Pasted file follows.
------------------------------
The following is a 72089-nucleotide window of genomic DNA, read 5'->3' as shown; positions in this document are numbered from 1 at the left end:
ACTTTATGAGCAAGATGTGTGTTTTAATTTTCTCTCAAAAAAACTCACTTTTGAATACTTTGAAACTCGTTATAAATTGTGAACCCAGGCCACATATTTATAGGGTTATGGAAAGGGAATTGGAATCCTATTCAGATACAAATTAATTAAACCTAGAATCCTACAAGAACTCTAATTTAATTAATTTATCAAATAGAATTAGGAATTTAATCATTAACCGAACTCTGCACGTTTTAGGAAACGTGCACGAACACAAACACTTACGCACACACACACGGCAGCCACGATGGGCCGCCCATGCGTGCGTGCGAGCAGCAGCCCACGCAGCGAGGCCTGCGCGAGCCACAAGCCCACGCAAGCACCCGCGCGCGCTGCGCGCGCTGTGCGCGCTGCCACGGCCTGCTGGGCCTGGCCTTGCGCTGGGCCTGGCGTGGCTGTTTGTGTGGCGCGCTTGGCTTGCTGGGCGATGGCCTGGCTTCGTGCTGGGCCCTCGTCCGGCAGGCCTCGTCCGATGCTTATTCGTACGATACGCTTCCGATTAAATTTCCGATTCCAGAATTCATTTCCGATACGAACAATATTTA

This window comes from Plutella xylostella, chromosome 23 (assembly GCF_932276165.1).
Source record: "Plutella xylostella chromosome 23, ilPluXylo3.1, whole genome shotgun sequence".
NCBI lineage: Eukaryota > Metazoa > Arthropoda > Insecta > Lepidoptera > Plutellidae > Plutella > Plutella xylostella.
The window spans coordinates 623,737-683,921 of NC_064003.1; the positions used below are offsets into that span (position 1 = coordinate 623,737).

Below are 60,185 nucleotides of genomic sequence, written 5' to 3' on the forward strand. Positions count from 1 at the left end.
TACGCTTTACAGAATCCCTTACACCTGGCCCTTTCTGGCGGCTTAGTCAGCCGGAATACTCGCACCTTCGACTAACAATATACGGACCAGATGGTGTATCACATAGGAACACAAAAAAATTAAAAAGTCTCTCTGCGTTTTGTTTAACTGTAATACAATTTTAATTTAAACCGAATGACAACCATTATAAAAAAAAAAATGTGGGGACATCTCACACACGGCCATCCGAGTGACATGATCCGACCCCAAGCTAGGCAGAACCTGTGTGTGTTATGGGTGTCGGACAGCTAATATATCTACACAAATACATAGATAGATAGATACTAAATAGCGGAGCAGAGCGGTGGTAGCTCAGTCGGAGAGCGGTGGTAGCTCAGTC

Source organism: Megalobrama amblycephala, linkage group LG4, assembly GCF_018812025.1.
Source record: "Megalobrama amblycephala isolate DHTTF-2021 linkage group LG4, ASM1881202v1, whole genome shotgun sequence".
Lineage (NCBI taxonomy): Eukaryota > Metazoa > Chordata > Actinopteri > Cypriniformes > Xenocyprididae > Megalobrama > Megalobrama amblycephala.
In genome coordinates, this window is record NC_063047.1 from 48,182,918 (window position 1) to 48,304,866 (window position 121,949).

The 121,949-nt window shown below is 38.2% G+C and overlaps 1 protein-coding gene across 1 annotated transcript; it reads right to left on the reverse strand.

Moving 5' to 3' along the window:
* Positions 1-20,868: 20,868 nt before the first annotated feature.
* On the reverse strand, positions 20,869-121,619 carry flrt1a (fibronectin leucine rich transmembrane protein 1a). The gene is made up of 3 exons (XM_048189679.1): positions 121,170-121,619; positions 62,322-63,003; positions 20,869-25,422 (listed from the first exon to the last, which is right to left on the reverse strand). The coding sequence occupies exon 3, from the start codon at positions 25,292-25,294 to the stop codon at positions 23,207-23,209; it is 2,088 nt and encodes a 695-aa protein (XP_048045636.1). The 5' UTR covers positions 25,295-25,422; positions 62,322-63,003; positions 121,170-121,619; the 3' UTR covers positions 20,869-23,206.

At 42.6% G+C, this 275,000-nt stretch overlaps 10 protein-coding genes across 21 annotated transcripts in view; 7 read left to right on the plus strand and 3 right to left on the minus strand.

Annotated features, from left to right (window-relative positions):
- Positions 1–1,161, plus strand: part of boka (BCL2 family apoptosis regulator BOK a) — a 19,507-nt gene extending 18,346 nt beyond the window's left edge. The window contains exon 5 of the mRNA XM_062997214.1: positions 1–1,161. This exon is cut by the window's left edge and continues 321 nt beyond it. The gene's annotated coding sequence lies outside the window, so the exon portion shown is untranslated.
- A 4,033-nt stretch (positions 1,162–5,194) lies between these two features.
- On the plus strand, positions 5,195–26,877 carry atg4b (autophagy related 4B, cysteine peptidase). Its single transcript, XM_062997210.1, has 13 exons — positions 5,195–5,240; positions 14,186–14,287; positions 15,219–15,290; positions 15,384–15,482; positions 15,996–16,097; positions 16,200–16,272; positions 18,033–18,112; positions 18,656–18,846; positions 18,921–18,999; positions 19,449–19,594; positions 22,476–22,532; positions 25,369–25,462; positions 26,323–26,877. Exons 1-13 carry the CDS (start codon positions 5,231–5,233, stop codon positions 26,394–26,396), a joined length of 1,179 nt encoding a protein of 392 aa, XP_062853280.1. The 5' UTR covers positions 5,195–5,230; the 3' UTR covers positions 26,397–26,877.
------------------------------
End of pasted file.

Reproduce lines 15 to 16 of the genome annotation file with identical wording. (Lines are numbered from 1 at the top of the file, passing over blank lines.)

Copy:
* Positions 1-20,868: 20,868 nt before the first annotated feature.
* On the reverse strand, positions 20,869-121,619 carry flrt1a (fibronectin leucine rich transmembrane protein 1a). The gene is made up of 3 exons (XM_048189679.1): positions 121,170-121,619; positions 62,322-63,003; positions 20,869-25,422 (listed from the first exon to the last, which is right to left on the reverse strand). The coding sequence occupies exon 3, from the start codon at positions 25,292-25,294 to the stop codon at positions 23,207-23,209; it is 2,088 nt and encodes a 695-aa protein (XP_048045636.1). The 5' UTR covers positions 25,295-25,422; positions 62,322-63,003; positions 121,170-121,619; the 3' UTR covers positions 20,869-23,206.